Much of Lexia's work is done by volunteers from the community such its founders John Anton, Jerome Elkind, and Carol Murray and more recently Will McKinney.
Dr. Anton received his B.S. degree from the University of Notre Dame, a Fulbright Fellowship to Karlsruhe Universität, and his Ph.D. degree in Applied Mathematics from Brown University. He has held technical and executive positions at several high technology companies from 1970 until his retirement in 2013. In 1988, he co-founded the Lexia Institute with Dr. Elkind and has served since as its president while also leading the development of Lexia's LessonPlanner and WordSpring software products designed for literacy teachers.
Jerome Elkind is chairman of The Lexia Institute. He received his S.B. and Sc.D. degrees in electrical engineering from MIT. He has done research on and development of interactive computer systems and has held management positions at several companies in the computer industry. In 1988 he co-founded The Lexia Institute where he has worked on computer reader and speech recognition technology for people with learning disabilities and on Lexia's WordSpring software for teachers.
Will McKinney received his Bachelor of Science degree in Electrical Engineering from University of Colorado at Boulder. Will brings to Lexia over 30 years of leadership and of marketing and technology management experience in organizations spanning early stage start-ups to large enterprises. His experience includes the definition and delivery of multiple successful software products within a variety of markets, including health/wellness, cost accounting, internet tools, and chip design/validation. A goal throughout his career has been to deliver easy to understand solutions using technology to help better the lives of individuals.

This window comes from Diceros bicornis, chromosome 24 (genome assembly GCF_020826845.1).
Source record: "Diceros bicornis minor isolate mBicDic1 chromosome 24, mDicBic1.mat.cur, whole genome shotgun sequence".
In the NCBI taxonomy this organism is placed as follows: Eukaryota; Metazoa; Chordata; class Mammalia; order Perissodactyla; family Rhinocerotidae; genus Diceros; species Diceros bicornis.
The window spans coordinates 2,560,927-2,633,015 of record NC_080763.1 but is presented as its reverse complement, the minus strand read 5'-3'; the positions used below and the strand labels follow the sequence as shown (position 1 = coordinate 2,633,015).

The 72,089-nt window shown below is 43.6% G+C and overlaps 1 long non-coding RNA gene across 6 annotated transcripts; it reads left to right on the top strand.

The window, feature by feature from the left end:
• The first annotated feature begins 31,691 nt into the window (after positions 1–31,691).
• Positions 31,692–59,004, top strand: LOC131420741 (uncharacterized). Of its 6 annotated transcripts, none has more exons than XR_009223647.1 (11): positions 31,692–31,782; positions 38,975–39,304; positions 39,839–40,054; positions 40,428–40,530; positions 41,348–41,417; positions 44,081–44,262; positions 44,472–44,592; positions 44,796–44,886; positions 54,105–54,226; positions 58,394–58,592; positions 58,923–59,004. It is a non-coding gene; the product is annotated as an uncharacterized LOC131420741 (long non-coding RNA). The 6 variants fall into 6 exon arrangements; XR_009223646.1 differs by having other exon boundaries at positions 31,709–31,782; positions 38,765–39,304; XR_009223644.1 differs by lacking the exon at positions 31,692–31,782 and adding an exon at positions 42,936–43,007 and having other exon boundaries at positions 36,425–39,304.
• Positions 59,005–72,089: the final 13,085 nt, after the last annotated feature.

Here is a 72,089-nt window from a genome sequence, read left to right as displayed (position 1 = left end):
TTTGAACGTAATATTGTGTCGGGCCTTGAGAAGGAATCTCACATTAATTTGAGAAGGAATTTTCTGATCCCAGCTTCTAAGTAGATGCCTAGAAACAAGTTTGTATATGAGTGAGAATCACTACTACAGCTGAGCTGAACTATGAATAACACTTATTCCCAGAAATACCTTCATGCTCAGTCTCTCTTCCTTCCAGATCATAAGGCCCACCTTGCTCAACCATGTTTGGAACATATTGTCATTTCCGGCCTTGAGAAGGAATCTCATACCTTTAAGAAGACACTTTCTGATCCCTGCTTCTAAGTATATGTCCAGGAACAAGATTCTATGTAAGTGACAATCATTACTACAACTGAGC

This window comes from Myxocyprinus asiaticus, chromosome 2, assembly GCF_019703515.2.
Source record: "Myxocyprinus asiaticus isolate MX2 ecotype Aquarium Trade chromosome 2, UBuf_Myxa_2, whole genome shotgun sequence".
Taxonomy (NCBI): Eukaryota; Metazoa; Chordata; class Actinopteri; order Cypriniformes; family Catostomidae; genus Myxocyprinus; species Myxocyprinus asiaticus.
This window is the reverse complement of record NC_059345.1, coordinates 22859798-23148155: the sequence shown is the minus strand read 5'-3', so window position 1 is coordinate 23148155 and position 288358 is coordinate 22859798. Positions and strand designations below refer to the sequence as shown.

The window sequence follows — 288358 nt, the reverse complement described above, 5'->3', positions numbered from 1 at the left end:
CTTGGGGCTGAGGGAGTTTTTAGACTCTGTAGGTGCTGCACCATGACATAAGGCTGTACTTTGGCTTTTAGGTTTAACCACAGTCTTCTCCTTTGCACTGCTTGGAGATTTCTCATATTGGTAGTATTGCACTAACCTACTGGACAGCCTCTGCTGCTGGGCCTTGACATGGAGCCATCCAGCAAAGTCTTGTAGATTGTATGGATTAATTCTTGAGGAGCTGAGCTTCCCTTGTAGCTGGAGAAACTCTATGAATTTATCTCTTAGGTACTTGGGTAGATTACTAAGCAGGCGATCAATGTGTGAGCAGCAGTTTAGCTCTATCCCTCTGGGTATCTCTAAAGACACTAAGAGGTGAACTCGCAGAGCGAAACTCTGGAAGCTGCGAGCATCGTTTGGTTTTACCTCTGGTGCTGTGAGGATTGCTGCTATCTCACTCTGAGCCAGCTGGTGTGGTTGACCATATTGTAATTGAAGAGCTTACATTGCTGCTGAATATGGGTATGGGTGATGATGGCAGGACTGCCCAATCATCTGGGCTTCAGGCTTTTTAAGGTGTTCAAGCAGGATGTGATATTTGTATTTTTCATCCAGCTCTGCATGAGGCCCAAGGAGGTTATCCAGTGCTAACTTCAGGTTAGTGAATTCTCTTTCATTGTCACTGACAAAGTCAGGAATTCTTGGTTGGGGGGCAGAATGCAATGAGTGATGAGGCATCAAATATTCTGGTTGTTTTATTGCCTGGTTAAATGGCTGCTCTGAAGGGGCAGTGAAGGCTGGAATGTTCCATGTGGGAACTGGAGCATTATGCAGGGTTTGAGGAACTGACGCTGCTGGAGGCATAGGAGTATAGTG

Carol Murray, M.Ed., devoted 35 years to the education of children, adolescents, and adults with specific language disabilities as a classroom teacher, a school administrator, and instructor of teacher education courses. She wrote numerous educational materials including diagnostic tests for older students and Scope & Sequence for Literacy Instruction. At Lexia, she worked on the development of LessonPlanner and WordSpring, computer software tools to aid teachers plan phonics-based literacy lessons, and on computer readers to accommodate and improve the skills of poor readers. Carol passed away in August 2010. Her last contribution to Lexia was to specify the content of WordSpring 3.0, the new version of Lexia's word list software.